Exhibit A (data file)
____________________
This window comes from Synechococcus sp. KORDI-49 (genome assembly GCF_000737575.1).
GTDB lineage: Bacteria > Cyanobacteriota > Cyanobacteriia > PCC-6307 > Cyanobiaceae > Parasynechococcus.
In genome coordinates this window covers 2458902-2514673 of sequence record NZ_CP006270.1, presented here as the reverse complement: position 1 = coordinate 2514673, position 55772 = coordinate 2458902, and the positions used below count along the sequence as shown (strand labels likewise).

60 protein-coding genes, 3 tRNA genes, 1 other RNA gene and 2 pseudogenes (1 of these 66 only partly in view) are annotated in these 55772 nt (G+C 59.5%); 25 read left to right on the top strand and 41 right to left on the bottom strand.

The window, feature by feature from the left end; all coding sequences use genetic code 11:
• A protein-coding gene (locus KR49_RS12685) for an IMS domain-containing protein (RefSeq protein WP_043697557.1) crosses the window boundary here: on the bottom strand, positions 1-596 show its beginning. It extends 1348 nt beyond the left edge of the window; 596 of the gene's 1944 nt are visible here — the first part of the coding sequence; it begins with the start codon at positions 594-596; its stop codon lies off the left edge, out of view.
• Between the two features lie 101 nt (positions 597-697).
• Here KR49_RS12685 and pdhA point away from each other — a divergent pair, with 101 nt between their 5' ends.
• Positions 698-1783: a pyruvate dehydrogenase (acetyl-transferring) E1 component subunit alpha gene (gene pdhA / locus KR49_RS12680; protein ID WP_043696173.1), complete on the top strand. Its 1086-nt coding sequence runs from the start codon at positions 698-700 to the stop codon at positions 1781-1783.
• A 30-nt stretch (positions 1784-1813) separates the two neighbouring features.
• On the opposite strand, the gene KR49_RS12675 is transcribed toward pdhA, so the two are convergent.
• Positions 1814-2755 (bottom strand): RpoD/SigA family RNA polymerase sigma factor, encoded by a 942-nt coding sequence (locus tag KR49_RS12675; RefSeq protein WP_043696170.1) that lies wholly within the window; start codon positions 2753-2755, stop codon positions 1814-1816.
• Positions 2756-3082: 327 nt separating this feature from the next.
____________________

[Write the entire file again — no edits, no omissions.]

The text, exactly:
This window comes from Synechococcus sp. KORDI-49 (genome assembly GCF_000737575.1).
GTDB lineage: Bacteria > Cyanobacteriota > Cyanobacteriia > PCC-6307 > Cyanobiaceae > Parasynechococcus.
In genome coordinates this window covers 2458902-2514673 of sequence record NZ_CP006270.1, presented here as the reverse complement: position 1 = coordinate 2514673, position 55772 = coordinate 2458902, and the positions used below count along the sequence as shown (strand labels likewise).

60 protein-coding genes, 3 tRNA genes, 1 other RNA gene and 2 pseudogenes (1 of these 66 only partly in view) are annotated in these 55772 nt (G+C 59.5%); 25 read left to right on the top strand and 41 right to left on the bottom strand.

The window, feature by feature from the left end; all coding sequences use genetic code 11:
• A protein-coding gene (locus KR49_RS12685) for an IMS domain-containing protein (RefSeq protein WP_043697557.1) crosses the window boundary here: on the bottom strand, positions 1-596 show its beginning. It extends 1348 nt beyond the left edge of the window; 596 of the gene's 1944 nt are visible here — the first part of the coding sequence; it begins with the start codon at positions 594-596; its stop codon lies off the left edge, out of view.
• Between the two features lie 101 nt (positions 597-697).
• Here KR49_RS12685 and pdhA point away from each other — a divergent pair, with 101 nt between their 5' ends.
• Positions 698-1783: a pyruvate dehydrogenase (acetyl-transferring) E1 component subunit alpha gene (gene pdhA / locus KR49_RS12680; protein ID WP_043696173.1), complete on the top strand. Its 1086-nt coding sequence runs from the start codon at positions 698-700 to the stop codon at positions 1781-1783.
• A 30-nt stretch (positions 1784-1813) separates the two neighbouring features.
• On the opposite strand, the gene KR49_RS12675 is transcribed toward pdhA, so the two are convergent.
• Positions 1814-2755 (bottom strand): RpoD/SigA family RNA polymerase sigma factor, encoded by a 942-nt coding sequence (locus tag KR49_RS12675; RefSeq protein WP_043696170.1) that lies wholly within the window; start codon positions 2753-2755, stop codon positions 1814-1816.
• Positions 2756-3082: 327 nt separating this feature from the next.